Characterized by difficulties with written language, including reading and writing. Children with oral language deficits may find themselves struggling with reading comprehension in the school-age years. Others may have specific difficulties with basic reading or spelling only, which may fit the classification of dyslexia. Children may be classified with a learning disability. Building a solid foundation of skills in both oral and written language will support all children in both their academic and personal endeavors.
I often pair a language evaluation with a literacy (i.e., reading disability or dyslexia) evaluation to look at how language is impacting the acquisition of academic skills, such as reading and spelling. I may administer a variety of standardized, as well as non-standardized assessments, in order to get a full picture of your child’s needs.
To begin, I will look at your child’s awareness of the sound structure of language, called phonological processing. I like to use the Comprehensive Test of Phonological Processing, Second Edition (CTOPP-2), which allows me to identify how well your child can discriminate and manipulate the sounds in a language. For example, I may ask your child to tell me the first or last sound in a word I say to him/her. I also may ask your child to delete a syllable or sound from a word. These phonological awareness skills are important for word-level reading and spelling.
Another test I like to use is the Test of Integrated Language & Literacy Skills (TILLS). This is also a standardized test that measures a child’s language skills in both oral and written modalities. It helps me identify what might be causing a child to struggle in school with reading and/or comprehension. To administer this test, I will give your child a variety of tasks, some spoken and some written. For example, I will ask your child to identify pairs of words that go together and then explain why. Additionally, I may read short passages to your child and ask him/her to retell the story and answer questions about what I read. Lastly, I will ask your child to read and write, so that I can analyze their use of spelling patterns and complex sentence structure.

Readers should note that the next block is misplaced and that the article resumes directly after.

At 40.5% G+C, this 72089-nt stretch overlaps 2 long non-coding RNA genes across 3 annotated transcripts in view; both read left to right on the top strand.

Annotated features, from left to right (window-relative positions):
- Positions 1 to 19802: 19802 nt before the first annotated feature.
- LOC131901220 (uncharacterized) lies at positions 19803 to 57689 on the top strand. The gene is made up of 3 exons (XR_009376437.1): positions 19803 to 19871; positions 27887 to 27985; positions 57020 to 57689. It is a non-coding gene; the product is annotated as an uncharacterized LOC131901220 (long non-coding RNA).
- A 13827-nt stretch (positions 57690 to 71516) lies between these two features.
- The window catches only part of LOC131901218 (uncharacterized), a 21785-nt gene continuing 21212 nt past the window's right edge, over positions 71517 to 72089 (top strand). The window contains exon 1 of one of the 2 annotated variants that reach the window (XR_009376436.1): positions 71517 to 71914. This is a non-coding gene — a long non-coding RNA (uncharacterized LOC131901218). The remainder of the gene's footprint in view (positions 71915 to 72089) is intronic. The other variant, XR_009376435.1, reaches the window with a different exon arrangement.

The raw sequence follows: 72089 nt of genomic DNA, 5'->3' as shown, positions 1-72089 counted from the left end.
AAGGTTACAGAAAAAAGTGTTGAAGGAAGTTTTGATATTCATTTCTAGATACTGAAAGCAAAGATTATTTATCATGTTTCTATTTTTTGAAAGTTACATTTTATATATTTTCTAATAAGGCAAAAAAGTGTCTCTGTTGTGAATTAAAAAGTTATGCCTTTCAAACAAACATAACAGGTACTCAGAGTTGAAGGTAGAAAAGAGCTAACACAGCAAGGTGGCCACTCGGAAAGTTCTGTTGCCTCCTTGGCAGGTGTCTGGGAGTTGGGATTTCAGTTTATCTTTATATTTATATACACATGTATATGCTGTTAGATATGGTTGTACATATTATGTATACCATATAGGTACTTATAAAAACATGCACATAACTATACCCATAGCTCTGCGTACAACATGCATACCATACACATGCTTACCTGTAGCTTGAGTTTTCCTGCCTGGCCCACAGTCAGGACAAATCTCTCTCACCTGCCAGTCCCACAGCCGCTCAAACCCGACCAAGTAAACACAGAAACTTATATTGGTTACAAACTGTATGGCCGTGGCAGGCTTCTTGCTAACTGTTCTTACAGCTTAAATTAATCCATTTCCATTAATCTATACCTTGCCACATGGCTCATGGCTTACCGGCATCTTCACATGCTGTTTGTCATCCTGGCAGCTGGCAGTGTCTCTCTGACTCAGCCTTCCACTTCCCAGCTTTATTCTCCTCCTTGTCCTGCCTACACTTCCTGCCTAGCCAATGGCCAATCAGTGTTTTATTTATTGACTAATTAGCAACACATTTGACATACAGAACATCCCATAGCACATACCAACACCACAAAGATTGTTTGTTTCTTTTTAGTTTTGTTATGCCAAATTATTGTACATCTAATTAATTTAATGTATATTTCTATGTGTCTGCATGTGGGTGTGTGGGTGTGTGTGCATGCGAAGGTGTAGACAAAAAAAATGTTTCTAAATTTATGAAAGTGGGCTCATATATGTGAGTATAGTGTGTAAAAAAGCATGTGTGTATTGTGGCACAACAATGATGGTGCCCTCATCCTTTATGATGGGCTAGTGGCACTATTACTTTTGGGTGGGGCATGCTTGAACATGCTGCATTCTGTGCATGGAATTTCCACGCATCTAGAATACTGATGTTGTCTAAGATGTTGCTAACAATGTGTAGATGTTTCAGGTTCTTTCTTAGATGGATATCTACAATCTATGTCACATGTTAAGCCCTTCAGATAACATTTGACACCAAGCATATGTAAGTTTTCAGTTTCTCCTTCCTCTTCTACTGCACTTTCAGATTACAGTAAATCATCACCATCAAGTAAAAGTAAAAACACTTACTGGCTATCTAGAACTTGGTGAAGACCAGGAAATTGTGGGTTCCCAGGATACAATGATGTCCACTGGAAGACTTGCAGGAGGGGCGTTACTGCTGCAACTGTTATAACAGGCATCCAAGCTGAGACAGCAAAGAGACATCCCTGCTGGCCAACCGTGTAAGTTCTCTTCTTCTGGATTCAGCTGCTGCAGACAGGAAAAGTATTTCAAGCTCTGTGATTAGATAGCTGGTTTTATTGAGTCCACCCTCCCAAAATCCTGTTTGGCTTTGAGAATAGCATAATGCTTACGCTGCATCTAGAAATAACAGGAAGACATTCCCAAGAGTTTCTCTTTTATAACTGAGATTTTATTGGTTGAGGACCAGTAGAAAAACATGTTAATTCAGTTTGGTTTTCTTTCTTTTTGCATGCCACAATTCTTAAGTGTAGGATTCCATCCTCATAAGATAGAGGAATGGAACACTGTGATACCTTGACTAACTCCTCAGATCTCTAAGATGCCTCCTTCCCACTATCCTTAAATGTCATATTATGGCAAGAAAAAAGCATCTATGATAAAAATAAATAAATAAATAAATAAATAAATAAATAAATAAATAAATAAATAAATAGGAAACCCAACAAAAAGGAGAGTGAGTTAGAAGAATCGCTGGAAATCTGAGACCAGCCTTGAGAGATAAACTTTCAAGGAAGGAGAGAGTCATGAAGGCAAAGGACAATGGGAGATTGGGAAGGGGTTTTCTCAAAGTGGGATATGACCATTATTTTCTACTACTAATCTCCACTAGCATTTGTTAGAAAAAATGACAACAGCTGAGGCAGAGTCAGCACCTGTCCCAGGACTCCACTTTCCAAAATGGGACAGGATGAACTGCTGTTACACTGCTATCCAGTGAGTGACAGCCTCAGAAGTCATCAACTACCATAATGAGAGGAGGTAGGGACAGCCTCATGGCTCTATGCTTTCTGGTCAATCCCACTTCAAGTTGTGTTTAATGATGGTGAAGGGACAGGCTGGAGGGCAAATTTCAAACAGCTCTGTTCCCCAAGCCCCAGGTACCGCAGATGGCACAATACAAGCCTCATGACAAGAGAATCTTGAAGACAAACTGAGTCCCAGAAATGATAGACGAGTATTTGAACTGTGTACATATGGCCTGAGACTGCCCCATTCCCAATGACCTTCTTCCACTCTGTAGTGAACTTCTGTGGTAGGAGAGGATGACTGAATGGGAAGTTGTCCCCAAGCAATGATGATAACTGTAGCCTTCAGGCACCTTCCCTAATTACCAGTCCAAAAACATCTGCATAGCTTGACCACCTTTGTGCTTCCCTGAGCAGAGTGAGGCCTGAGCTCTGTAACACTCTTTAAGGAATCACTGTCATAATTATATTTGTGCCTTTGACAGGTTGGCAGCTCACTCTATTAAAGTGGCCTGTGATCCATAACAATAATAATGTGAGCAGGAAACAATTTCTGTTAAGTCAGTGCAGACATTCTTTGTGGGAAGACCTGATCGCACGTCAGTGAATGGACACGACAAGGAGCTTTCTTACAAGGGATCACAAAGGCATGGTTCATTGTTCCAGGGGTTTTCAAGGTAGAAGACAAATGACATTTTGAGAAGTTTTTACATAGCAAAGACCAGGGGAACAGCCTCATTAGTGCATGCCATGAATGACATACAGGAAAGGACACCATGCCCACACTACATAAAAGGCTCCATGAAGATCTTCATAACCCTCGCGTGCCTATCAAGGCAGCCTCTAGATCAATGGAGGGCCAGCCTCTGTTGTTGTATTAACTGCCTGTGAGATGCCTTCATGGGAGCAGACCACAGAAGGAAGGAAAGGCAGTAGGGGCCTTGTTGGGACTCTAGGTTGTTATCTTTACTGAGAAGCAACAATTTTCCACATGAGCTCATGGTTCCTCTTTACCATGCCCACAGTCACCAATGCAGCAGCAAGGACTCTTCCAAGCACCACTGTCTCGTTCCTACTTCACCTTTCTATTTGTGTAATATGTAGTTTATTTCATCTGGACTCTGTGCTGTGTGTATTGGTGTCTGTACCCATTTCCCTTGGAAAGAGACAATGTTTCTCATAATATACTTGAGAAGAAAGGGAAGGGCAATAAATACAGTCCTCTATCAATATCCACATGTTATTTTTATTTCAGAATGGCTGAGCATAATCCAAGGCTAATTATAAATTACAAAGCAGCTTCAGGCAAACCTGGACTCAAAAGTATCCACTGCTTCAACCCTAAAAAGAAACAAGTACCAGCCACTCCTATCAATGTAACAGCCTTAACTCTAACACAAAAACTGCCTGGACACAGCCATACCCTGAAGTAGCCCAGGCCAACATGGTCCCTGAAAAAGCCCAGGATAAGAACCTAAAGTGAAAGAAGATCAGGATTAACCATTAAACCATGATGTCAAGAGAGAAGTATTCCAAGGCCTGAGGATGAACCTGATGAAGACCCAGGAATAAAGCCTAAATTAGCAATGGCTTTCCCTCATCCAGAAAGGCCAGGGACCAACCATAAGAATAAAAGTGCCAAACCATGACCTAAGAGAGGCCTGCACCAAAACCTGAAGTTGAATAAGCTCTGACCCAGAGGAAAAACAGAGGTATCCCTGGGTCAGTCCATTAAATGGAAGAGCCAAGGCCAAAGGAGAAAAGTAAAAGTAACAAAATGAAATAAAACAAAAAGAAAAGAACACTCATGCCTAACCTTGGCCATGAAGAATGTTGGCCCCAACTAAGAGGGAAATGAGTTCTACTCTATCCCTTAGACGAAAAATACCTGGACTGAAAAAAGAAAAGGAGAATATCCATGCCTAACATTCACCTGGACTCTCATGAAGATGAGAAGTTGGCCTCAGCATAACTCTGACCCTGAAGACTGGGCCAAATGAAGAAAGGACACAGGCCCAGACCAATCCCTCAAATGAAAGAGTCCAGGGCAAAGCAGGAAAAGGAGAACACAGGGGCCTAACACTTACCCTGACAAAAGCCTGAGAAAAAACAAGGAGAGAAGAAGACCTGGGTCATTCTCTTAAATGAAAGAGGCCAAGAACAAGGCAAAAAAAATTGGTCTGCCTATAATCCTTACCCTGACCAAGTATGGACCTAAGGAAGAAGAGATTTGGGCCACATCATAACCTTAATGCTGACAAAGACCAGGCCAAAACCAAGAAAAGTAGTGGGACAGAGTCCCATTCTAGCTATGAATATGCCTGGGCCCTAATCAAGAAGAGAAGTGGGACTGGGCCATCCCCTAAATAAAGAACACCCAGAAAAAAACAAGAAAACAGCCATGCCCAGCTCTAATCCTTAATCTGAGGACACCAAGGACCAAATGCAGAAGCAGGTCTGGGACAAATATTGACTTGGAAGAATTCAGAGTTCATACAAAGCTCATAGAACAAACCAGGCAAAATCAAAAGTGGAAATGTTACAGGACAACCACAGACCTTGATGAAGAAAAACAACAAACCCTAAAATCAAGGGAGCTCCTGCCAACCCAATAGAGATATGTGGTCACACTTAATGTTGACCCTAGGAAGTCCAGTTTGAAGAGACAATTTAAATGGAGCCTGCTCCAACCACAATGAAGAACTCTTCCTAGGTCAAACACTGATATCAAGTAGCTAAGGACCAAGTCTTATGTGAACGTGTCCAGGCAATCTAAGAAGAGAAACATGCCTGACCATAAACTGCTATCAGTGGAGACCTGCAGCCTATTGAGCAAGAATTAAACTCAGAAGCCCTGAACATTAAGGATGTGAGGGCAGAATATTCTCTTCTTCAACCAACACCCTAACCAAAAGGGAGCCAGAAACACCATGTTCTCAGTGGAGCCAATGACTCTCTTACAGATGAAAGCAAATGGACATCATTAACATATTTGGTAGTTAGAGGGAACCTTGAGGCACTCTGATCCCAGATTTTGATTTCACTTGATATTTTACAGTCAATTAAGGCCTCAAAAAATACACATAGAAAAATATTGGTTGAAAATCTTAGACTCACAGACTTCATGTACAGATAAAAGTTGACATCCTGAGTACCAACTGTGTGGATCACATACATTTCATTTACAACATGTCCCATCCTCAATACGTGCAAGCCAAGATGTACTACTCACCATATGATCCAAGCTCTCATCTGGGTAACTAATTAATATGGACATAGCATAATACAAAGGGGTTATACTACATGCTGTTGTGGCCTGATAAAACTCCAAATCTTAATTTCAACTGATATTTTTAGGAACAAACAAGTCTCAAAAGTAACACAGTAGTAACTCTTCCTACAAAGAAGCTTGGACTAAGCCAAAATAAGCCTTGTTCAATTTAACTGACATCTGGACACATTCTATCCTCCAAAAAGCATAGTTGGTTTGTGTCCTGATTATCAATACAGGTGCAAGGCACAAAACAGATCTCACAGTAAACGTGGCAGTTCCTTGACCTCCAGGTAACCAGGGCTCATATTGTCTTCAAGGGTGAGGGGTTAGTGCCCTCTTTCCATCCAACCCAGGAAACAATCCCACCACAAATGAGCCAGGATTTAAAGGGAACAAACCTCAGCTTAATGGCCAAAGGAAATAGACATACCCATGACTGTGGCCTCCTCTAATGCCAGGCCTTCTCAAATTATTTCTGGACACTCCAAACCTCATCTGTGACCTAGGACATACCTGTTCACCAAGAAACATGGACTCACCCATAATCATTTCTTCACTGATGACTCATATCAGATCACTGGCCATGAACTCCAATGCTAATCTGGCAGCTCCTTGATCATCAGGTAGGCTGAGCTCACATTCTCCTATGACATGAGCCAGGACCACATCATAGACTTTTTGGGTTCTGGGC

Each of these tasks are important diagnostic indicators for children who may have language disorders that are also impacting the language-based skills of reading and writing at school. The goal of a language/literacy evaluation is to create a specific treatment plan for your child, tailored to his/her individual needs.
During treatment for reading disabilities or dyslexia, I will help your child recognize and discriminate the sounds in words. Then I will use a structured word study approach to help your child map letters to sounds through guided spelling and reading activities. I have access to the SPELL-Links to Reading & Writing curriculum, which is a speech-to-print, structured literacy word study program. However, as a licensed clinician, I understand that any program I use is simply a tool in my clinical belt. Through my training and experience, I will be able to identify break-downs in your child’s learning in real time and provide professional scaffolding to support your child’s needs. This may include recognizing why one sound is harder for your child to discriminate over another or why a certain word structure may be more difficult for your child to master.
It is my goal to not only help your child learn successful strategies for reading and spelling but to help you learn the strategies for helping your child as well. This way you will be able to support your child when I am not there. You will be invited to participate in the treatment session with me, as we teach your child together.